Martha's Vineyard Gazette front page Obama in golf cart

It always makes me crazy that there are so many people who buy a fine camera and great optics, whether an SLR or a point-and-shoot, and then just leave it in AUTO mode. And yet, it’s what I see all the time, even with friends and family — they eagerly seek my advice on what to buy, and then leave in AUTO until they’re ready to buy a new camera. Here’s my point: you definitely will never learn all the options and gimmicks your new camera offers, but please, at least learn how, when, and why to use the various shooting modes.

It was all over in just a few seconds and eight frames (I’m not a fan of high-speed motor drive shooting.) Then, on the 9th tee, he was a good bit farther away, but I took a couple of more shots and caught the President in the midst of the classic Obama fist-bump with one of  his partners. That picture, appearing inside the paper and cropped a bit, was just a bit of pure lucky timing.

Obama fist bumping one of his golf partners

The President leaves the Island this evening, a day early. Now I and the rest of the Gazette staff are turning our full attention to something just as unpredictable as covering Mr. Obama: tracking Hurricane Irene.

Anticipation: Planning a Photo of President Obama Playing Golf

I’m in the office in Connecticut this week, and not at our home on Martha’s Vineyard, where my wife and I spend much of the year, even in the winter. For a number of years, I’ve worked part-time for the Vineyard Gazette, a great paper with a history of more than 160 years. Seeing the coverage, both print and television, of President Obama’s vacation on the Vineyard for the third year in a row, I thought I’d share two images from 2009, his first year in office.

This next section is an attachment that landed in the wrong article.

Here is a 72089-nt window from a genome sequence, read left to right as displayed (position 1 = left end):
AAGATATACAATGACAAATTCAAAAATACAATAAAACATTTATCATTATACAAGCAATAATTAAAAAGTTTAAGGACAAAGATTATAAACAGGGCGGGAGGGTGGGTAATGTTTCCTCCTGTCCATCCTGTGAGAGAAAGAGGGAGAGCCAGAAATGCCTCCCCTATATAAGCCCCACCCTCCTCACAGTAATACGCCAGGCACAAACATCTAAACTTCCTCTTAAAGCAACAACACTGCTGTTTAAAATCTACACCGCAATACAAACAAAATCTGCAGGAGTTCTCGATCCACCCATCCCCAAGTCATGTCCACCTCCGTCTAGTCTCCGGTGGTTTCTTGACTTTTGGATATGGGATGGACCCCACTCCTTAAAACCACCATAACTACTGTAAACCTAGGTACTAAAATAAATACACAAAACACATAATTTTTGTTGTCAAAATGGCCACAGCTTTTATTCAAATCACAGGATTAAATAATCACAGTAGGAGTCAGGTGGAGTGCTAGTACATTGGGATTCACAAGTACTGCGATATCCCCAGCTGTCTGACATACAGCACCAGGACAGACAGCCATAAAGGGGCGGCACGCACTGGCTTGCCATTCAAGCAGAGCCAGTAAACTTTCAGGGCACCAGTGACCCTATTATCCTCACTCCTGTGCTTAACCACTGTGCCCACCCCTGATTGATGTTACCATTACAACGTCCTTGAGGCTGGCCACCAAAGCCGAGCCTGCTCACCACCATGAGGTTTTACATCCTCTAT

Wherever the President travels, the press follows. Being a Vineyard resident was what made possible this front-page photo of Mr. Obama on one of the island’s golf courses. A good friend’s home adjoins one of the greens, so once I knew which course he was playing, it was an easy matter to be waiting for him to arrive. Of course, his Secret Service detail (with lots of equipment) shadowed his play, and I had to have my pockets searched and all my gear checked out. But in the end, it was my picture alone, and that’s always satisfying.

Barack Obama playing golf on Martha's Vineyard

While the accredited press (myself included) operate from a local site set up by the White House press office, in this case the cafeteria of one of the island’s schools, it’s never known when the President may take a break from his vacation to appear for a formal announcement. That was the case almost exactly two years ago, on August 25th, 2009, when Mr. Obama re-appointed Ben Bernanke as Chairman of the Federal Reserve. Besides all the usual photos of the President and Mr. Bernanke, I particularly liked making this one – the staffer with the task of putting the Presidential Seal on the podium, and making sure, absolutely sure, that it is perfectly positioned. He probably has other duties as well.

Affixing the Presidential Seal to the podium